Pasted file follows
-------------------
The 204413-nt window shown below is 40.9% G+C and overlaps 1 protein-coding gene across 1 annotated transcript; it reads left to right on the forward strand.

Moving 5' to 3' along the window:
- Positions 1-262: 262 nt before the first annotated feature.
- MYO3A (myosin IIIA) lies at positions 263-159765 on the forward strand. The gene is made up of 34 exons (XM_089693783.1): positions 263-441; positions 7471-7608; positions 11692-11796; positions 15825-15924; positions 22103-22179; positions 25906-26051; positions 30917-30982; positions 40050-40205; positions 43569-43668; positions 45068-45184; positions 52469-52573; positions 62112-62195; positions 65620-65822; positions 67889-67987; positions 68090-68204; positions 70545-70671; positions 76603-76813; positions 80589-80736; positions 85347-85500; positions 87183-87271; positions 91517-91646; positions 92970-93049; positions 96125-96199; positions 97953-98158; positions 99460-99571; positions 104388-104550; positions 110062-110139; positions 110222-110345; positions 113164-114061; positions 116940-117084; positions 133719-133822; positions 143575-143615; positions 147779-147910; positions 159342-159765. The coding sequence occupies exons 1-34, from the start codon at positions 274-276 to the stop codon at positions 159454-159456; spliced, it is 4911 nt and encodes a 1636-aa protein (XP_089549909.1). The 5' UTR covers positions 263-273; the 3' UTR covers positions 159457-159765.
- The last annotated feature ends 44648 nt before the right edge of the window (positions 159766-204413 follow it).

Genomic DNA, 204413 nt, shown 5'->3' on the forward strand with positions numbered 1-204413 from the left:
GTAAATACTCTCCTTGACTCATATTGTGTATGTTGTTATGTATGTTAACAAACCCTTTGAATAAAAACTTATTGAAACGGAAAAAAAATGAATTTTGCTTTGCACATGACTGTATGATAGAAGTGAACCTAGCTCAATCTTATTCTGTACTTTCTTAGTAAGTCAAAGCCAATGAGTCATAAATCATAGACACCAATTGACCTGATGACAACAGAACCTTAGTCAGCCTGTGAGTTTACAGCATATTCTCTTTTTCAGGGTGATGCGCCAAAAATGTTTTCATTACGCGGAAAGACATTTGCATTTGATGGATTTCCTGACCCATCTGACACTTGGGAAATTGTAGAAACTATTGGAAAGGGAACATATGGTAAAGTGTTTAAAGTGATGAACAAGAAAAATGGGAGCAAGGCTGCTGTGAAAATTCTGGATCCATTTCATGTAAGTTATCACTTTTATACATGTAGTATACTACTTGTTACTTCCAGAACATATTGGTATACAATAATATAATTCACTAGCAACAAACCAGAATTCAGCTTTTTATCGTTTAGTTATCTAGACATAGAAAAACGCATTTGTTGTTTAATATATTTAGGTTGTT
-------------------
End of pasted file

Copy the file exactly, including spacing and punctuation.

The 204413-nt window shown below is 40.9% G+C and overlaps 1 protein-coding gene across 1 annotated transcript; it reads left to right on the forward strand.

Moving 5' to 3' along the window:
- Positions 1-262: 262 nt before the first annotated feature.
- MYO3A (myosin IIIA) lies at positions 263-159765 on the forward strand. The gene is made up of 34 exons (XM_089693783.1): positions 263-441; positions 7471-7608; positions 11692-11796; positions 15825-15924; positions 22103-22179; positions 25906-26051; positions 30917-30982; positions 40050-40205; positions 43569-43668; positions 45068-45184; positions 52469-52573; positions 62112-62195; positions 65620-65822; positions 67889-67987; positions 68090-68204; positions 70545-70671; positions 76603-76813; positions 80589-80736; positions 85347-85500; positions 87183-87271; positions 91517-91646; positions 92970-93049; positions 96125-96199; positions 97953-98158; positions 99460-99571; positions 104388-104550; positions 110062-110139; positions 110222-110345; positions 113164-114061; positions 116940-117084; positions 133719-133822; positions 143575-143615; positions 147779-147910; positions 159342-159765. The coding sequence occupies exons 1-34, from the start codon at positions 274-276 to the stop codon at positions 159454-159456; spliced, it is 4911 nt and encodes a 1636-aa protein (XP_089549909.1). The 5' UTR covers positions 263-273; the 3' UTR covers positions 159457-159765.
- The last annotated feature ends 44648 nt before the right edge of the window (positions 159766-204413 follow it).

Genomic DNA, 204413 nt, shown 5'->3' on the forward strand with positions numbered 1-204413 from the left:
GTAAATACTCTCCTTGACTCATATTGTGTATGTTGTTATGTATGTTAACAAACCCTTTGAATAAAAACTTATTGAAACGGAAAAAAAATGAATTTTGCTTTGCACATGACTGTATGATAGAAGTGAACCTAGCTCAATCTTATTCTGTACTTTCTTAGTAAGTCAAAGCCAATGAGTCATAAATCATAGACACCAATTGACCTGATGACAACAGAACCTTAGTCAGCCTGTGAGTTTACAGCATATTCTCTTTTTCAGGGTGATGCGCCAAAAATGTTTTCATTACGCGGAAAGACATTTGCATTTGATGGATTTCCTGACCCATCTGACACTTGGGAAATTGTAGAAACTATTGGAAAGGGAACATATGGTAAAGTGTTTAAAGTGATGAACAAGAAAAATGGGAGCAAGGCTGCTGTGAAAATTCTGGATCCATTTCATGTAAGTTATCACTTTTATACATGTAGTATACTACTTGTTACTTCCAGAACATATTGGTATACAATAATATAATTCACTAGCAACAAACCAGAATTCAGCTTTTTATCGTTTAGTTATCTAGACATAGAAAAACGCATTTGTTGTTTAATATATTTAGGTTGTT